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All barbecue seasons must eventually end, but barbecue flavors never have to! There are lots of different ways to imitate smoky, "hot off the barbie" tastes, and they're perfect for apartment-dwellers without grills, rainy days, or mid-winter cravings for crackling, charred meats.
Better yet, if you're a vegetarian, there's no reason you can't add grill-like flavors to mushrooms, tofu, veggie burgers, or any of your favorite recipes.
Here are our favorites, in order of how well they work.
To impart smokiness on just about any food you can imagine, there's nothing simpler than liquid smoke. You can think of this stuff like a vanilla extract, but with barbecue smoke. It's made from real smoke with most of the carcinogens filtered out, but you'll still want to use it sparingly: Too much liquid smoke will lend your food a chemical taste, so start with a drop or two.
Did you know you can buy a small kitchen gadget that literally shoots smoke onto your food? Smoking guns are real—no campfire required. Just insert some small hickory, mesquite, cherry, or apple wood chips (sold separately), and watch the gun do the rest. They're safe to use indoors but they work quick! Taste as you go, it's easy to accidentally ruin ingredients this way.
Want to make sticky, just-like-barbecued meat indoors? You can, but you've gotta' baste.
Start by baking marinated chicken (or ribs, or whatever) in the oven like you normally would when there aren't any grills available. But after 10 minutes of cooking, open up the oven and—using a culinary brush—coat the outside with a fresh layer of barbecue sauce. After another 10 minutes of cooking, do it again. And again, until your food's cooked. It should turn out sticky on the outside, juicy on the inside, and your guests will wonder where you're hiding the grill.
It's a tea. A Chinese black tea, more specifically, but the flavor is distinctly smoky. So while you could certainly steep this tea like any other and sate your smoky craving in liquid form, a better option might be your spice grinder. Pulverize Lapsang souchong tea leaves into a fine power and you can use it like any other spice.
Season as you normally would, but when it comes time to plate your meal, sprinkle a little smoked salt on top. This is a delicious and "cheffy" finisher that can dramatically alter the taste of steaks, roasts, and even desserts—like this Smoked Salt Caramels recipe from Serious Eats.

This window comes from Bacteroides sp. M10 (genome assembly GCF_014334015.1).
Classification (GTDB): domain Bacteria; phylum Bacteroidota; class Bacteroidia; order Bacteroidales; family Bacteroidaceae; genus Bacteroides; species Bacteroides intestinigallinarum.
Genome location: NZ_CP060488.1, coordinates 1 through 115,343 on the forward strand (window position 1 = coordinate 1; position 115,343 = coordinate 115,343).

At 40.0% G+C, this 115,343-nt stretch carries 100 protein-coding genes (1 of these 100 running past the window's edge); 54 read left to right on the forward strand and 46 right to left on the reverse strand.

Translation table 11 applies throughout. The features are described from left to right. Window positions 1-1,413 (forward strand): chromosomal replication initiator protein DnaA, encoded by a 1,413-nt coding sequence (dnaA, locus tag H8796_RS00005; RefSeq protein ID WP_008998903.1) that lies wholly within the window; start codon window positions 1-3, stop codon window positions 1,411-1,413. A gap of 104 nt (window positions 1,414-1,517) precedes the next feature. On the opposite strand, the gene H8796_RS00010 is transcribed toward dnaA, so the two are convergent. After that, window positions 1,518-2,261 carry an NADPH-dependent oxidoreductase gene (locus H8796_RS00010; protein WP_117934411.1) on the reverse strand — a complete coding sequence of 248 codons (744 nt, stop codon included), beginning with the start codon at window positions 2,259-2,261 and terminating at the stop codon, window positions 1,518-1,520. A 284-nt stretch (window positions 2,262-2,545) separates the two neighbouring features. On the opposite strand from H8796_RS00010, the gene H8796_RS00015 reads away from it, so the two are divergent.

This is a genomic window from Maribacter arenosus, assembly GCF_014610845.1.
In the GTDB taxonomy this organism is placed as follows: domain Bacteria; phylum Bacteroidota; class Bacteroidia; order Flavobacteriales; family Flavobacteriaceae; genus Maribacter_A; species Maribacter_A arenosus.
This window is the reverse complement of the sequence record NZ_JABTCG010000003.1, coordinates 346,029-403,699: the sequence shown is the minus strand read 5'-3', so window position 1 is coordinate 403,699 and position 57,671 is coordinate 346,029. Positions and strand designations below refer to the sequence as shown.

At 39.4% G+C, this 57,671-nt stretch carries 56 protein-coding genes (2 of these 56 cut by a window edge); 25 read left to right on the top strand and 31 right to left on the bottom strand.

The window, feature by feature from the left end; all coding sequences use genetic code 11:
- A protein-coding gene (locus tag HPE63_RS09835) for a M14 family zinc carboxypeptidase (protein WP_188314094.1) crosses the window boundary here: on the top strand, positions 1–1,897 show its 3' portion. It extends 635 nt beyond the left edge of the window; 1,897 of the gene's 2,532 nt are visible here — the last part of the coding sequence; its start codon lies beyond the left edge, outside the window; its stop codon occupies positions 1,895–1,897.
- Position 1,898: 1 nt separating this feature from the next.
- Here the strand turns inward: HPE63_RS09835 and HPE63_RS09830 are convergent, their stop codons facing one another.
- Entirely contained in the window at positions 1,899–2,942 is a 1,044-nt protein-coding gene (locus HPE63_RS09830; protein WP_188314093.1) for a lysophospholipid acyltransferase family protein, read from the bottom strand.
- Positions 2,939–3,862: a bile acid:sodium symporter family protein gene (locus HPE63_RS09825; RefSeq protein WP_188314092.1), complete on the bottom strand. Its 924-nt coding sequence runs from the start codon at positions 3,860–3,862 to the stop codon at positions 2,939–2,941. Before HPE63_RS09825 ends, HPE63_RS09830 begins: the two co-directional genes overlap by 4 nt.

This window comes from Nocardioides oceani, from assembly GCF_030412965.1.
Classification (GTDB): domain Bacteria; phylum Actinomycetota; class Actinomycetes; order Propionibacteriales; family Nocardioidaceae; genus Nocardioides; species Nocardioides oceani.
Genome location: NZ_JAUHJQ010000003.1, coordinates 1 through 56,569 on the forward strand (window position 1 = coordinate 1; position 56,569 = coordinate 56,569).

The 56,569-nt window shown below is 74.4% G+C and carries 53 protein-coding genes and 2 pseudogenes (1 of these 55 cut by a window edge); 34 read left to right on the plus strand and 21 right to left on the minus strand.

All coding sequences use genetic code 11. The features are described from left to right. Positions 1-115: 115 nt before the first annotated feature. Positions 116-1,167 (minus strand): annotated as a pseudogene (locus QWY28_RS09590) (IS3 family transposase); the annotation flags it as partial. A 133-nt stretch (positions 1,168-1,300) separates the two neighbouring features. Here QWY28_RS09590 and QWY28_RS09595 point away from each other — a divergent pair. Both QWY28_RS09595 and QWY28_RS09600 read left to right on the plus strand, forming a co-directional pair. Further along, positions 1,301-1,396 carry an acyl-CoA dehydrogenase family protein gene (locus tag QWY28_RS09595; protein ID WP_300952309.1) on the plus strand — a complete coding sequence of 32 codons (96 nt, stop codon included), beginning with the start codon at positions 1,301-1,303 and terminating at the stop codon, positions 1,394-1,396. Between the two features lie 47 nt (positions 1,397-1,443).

Smoked paprika is a hardy, flavorful powder and another dead-simple way to add smokiness to almost any recipe, from stews to marinades. It's not spicy, but the flavor is complex and can even work with honey or eggs. Just be sure to store your smoked paprika in an airtight container.
What if you could take the flavors from your smoker, pick them up, and put them right on top of another food—like a burger, or a sandwich, or a grilled cheese? A slice of smoked Gouda cheese is delicious on all of these, and it also complements nuts or chocolate. The brown rind is the best part, but don't eat the red wax on the outside.
You can certainly buy uncured bacon if need be, but most bacon is hickory smoked, applewood smoked, or even corn cob smoked before it's packaged and sold to you. If your recipe works well with bacon (and seriously, name a recipe that doesn't), incorporate some for notes of the smoking wood, not to mention extra fat and texture. Ah bacon, what can't you do?
We're talking about the real stuff here, no imitation maple syrup. We're also talking about "dark amber" maple syrup, which is a little tougher to find in stores, but has a richer, more intense flavor. Pour it on pancakes and you'll have sweet pancakes, but cook with maple syrup and you'll draw out some of that tree bark taste, accenting the smokiness of whatever you're making. It's great with mushrooms or sweet potatoes but, as with many of the items on this list, a little goes a long way.
Before it became a synonym for lunch in a strip mall, "chipotle" was just a smoked and dried jalapeño pepper. In dried form they'll add a little smoke and a lot of heat to marinades, sauces, or almost any recipe. But more often you'll find canned chipotle peppers sold "en adobo" meaning immersed in ingredients like paprika, oregano, salt, garlic, and vinegar. To add most of the smoke but less of the spice to your dish, incorporate some of the adobo sauce itself.
Molasses is a black sweetener made by crushing sugar cane and boiling the resulting juice. Like maple syrup, there are varieties to choose from: light molasses, lightest in flavor, dark molasses, thicker and less sweet, and "blackstrap" molasses, which is downright bitter and should only be used when a recipe specifically calls for it.
There's a smokiness to molasses but it's subtle. Add this to sauces, marinades, or even baked goods that need just a touch of sweetness.
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